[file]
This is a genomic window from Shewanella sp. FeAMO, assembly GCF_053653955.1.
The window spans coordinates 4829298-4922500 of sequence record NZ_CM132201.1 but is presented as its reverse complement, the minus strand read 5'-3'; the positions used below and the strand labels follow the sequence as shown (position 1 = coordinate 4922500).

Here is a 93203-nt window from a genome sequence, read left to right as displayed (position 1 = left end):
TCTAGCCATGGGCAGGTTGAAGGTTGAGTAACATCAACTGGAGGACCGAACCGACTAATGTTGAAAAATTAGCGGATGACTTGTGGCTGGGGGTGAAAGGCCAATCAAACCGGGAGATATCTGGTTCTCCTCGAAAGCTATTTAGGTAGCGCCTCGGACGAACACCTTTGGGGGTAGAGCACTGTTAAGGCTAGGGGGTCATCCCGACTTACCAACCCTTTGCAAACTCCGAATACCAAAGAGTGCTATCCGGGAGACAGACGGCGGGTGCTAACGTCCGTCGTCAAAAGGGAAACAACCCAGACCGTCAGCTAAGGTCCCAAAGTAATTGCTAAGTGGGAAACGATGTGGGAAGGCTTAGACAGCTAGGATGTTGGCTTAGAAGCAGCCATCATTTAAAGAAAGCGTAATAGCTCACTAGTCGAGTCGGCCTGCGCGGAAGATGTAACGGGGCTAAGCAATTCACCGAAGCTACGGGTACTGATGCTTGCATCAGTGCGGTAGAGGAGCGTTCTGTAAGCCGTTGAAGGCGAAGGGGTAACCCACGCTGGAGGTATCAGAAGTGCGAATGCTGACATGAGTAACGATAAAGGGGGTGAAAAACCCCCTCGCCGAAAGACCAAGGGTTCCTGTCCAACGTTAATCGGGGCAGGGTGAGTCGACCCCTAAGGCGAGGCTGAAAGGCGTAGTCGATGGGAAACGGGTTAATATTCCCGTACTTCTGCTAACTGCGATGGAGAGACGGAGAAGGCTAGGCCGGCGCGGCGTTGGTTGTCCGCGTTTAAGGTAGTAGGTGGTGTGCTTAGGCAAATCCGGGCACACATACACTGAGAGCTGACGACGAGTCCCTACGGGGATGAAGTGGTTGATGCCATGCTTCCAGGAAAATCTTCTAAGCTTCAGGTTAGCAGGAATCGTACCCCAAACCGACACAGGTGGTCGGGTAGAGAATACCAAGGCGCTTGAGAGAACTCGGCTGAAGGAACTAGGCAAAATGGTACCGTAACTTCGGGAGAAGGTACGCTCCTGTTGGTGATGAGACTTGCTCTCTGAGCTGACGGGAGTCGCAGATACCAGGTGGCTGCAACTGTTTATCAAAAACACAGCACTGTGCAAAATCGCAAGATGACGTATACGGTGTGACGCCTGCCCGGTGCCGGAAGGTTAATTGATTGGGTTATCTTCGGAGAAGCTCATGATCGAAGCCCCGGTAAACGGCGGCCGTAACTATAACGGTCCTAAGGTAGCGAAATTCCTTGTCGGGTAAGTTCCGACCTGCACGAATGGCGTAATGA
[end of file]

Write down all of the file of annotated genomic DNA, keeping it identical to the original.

This is a genomic window from Shewanella sp. FeAMO, assembly GCF_053653955.1.
The window spans coordinates 4829298-4922500 of sequence record NZ_CM132201.1 but is presented as its reverse complement, the minus strand read 5'-3'; the positions used below and the strand labels follow the sequence as shown (position 1 = coordinate 4922500).

Here is a 93203-nt window from a genome sequence, read left to right as displayed (position 1 = left end):
TCTAGCCATGGGCAGGTTGAAGGTTGAGTAACATCAACTGGAGGACCGAACCGACTAATGTTGAAAAATTAGCGGATGACTTGTGGCTGGGGGTGAAAGGCCAATCAAACCGGGAGATATCTGGTTCTCCTCGAAAGCTATTTAGGTAGCGCCTCGGACGAACACCTTTGGGGGTAGAGCACTGTTAAGGCTAGGGGGTCATCCCGACTTACCAACCCTTTGCAAACTCCGAATACCAAAGAGTGCTATCCGGGAGACAGACGGCGGGTGCTAACGTCCGTCGTCAAAAGGGAAACAACCCAGACCGTCAGCTAAGGTCCCAAAGTAATTGCTAAGTGGGAAACGATGTGGGAAGGCTTAGACAGCTAGGATGTTGGCTTAGAAGCAGCCATCATTTAAAGAAAGCGTAATAGCTCACTAGTCGAGTCGGCCTGCGCGGAAGATGTAACGGGGCTAAGCAATTCACCGAAGCTACGGGTACTGATGCTTGCATCAGTGCGGTAGAGGAGCGTTCTGTAAGCCGTTGAAGGCGAAGGGGTAACCCACGCTGGAGGTATCAGAAGTGCGAATGCTGACATGAGTAACGATAAAGGGGGTGAAAAACCCCCTCGCCGAAAGACCAAGGGTTCCTGTCCAACGTTAATCGGGGCAGGGTGAGTCGACCCCTAAGGCGAGGCTGAAAGGCGTAGTCGATGGGAAACGGGTTAATATTCCCGTACTTCTGCTAACTGCGATGGAGAGACGGAGAAGGCTAGGCCGGCGCGGCGTTGGTTGTCCGCGTTTAAGGTAGTAGGTGGTGTGCTTAGGCAAATCCGGGCACACATACACTGAGAGCTGACGACGAGTCCCTACGGGGATGAAGTGGTTGATGCCATGCTTCCAGGAAAATCTTCTAAGCTTCAGGTTAGCAGGAATCGTACCCCAAACCGACACAGGTGGTCGGGTAGAGAATACCAAGGCGCTTGAGAGAACTCGGCTGAAGGAACTAGGCAAAATGGTACCGTAACTTCGGGAGAAGGTACGCTCCTGTTGGTGATGAGACTTGCTCTCTGAGCTGACGGGAGTCGCAGATACCAGGTGGCTGCAACTGTTTATCAAAAACACAGCACTGTGCAAAATCGCAAGATGACGTATACGGTGTGACGCCTGCCCGGTGCCGGAAGGTTAATTGATTGGGTTATCTTCGGAGAAGCTCATGATCGAAGCCCCGGTAAACGGCGGCCGTAACTATAACGGTCCTAAGGTAGCGAAATTCCTTGTCGGGTAAGTTCCGACCTGCACGAATGGCGTAATGA